By K. Chess

Tin House Books


324pp/$24.95/March 2019

Famous Men Who Never Lived
Cover by Diane Chonette

Reviewed by Steven H Silver

Ezra Sleight was the author of several successful novels, perhaps most notably The Pyronauts, a book with intense meaning to Vikram Bhatnagar, who included a copy of the book among the few possessions he took with him when he fled his world as a refugee through a transdimensional gate in K. Chess's Famous Men Who Never Lived. Upon his arrival in his new world, Vikram came to discover that the novel was never written where he now made his home, and Sleight had died as a child in a boating accident when a child.

Events really start with Helen Nash (Hel) a surgeon from the other timeline who is now living with Vikram. Having left behind her family and her career, Hel, like so many others, is having a difficult time adjusting to her new world, where many Universally Displaced Persons (UDPs) are seen as unwelcome immigrants who are required to attend Reintegration Education classes. While Vikram is trying to find a new life for himself, Hel becomes focused on preserving the memories of her native timeline with the building of a museum in the house where Sleight lived.

To Hel's way of thinking, Sleight's death was the catalyst for the separation of the two timelines and therefore ideal for the location and focus of her museum. Her attempt to enlist Ayanna Donaldson, a museum curator, goes awry when not only does Donaldson lack interest in helping, but also apparently steals Vikram's copy of The Pyronauts, the only extant version in the new timeline. Hel's desire to build the library takes a back seat to retrieving the lost book.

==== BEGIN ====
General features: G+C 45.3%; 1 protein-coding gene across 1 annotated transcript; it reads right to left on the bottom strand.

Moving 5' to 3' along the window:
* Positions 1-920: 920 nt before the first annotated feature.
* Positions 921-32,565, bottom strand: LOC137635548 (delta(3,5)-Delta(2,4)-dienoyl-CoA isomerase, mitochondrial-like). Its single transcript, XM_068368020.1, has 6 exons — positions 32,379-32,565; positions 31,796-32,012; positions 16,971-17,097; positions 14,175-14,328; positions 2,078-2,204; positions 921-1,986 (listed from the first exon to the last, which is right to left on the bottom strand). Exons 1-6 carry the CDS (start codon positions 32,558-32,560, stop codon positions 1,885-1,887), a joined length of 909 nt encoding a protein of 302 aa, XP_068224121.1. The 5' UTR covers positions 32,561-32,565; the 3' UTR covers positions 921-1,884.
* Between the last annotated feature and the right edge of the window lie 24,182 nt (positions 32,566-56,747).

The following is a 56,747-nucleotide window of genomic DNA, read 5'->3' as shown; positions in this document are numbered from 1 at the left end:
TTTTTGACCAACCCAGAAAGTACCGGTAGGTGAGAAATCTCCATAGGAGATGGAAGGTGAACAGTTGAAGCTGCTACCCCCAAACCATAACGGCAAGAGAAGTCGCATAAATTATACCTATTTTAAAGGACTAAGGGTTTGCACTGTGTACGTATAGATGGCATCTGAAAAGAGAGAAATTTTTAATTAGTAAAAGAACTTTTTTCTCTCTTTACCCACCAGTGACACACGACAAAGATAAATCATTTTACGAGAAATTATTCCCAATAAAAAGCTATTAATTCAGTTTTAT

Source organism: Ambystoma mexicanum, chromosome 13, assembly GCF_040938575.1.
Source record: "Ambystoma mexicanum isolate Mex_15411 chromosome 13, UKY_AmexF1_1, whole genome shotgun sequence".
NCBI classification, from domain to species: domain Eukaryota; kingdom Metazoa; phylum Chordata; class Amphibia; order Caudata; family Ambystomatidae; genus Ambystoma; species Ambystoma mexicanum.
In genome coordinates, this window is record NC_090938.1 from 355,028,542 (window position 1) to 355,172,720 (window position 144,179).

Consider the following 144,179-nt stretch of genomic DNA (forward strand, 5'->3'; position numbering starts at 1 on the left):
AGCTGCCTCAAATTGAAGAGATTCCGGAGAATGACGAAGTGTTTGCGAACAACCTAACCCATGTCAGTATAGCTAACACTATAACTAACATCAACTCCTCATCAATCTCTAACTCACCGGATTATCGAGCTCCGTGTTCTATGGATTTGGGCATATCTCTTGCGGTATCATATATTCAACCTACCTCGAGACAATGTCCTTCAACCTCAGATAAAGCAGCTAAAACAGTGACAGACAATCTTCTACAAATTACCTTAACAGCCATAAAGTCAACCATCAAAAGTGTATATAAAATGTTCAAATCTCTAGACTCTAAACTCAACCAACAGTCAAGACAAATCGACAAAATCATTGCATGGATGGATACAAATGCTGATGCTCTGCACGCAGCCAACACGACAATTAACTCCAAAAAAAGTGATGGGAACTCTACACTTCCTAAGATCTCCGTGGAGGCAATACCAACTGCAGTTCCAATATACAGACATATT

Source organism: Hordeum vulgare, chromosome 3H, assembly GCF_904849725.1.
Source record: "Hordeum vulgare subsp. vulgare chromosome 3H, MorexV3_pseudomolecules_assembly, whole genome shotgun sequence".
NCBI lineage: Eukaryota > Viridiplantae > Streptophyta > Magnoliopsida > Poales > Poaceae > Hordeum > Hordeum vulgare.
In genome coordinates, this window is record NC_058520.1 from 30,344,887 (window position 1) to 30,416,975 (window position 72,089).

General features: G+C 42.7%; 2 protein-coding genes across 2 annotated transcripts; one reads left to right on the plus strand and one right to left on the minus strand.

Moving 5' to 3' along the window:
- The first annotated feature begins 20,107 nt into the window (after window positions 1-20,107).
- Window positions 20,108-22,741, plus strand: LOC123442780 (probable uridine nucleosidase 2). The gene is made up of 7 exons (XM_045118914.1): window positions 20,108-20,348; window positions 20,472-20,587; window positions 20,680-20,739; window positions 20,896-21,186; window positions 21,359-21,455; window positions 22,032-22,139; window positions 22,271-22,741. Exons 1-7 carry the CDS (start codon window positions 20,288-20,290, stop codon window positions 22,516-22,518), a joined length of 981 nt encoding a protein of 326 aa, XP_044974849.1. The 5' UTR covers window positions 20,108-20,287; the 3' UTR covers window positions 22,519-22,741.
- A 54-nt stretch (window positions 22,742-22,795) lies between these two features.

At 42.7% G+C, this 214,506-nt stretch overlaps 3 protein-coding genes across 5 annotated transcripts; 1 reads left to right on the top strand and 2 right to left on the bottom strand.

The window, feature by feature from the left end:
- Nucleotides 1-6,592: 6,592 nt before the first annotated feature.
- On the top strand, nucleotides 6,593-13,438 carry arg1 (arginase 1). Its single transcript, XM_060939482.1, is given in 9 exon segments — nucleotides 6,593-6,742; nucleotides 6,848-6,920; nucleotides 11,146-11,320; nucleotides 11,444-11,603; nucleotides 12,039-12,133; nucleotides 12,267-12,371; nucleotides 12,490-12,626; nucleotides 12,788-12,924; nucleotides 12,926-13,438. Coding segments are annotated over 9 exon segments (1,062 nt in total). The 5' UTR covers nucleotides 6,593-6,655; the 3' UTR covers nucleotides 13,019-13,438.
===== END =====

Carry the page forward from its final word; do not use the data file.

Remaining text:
Vikram, on the other hand, found himself roped into Hel's original plan, spending the time he isn't working as a night security guard helping Dwayne clean up the home were the young Sleight had lived until his death, where Dwayne's grandmother had lived until her own recent death as a packrat. Although Vikram doesn't appear to be helping Dwayne with the intention of it eventually becoming a museum, that thought is never really lost.

Chess has the UDPs standing in for any immigrant culture that is forced to take any job to make ends meet in their new culture. Some are able to make the adjustment, like Vikram, while others are unable to let go of the lives they once had, like Hel. Furthermore, every couple of chapters Chess includes a brief "interview transcription" in which other UDPs are given a chance to tell their stories, separate from the overarching story of Hel and Vikram trying to figure out where Sleight and they fit into the new world. These chapters add additional depth, with both their background and their emotion.

Chess paints a vivid picture of the immigrant experience, but also creates an alternative timelines that feels fully realized despite only being shown in quick glimpses through the writings of Ezra Sleight and the memories of Hel, Vikram, and the UDPs whose interviews are shared. The distancing of the immigrant experience by making them come from a different timeline rather than a specific country in our own world allows Chess, and the reader, to explore what it means to be an immigrant, and the levels of hatred, distrust, xenophobia, and unwelcomeness, that comes with immigration, on both an official and unofficial level.

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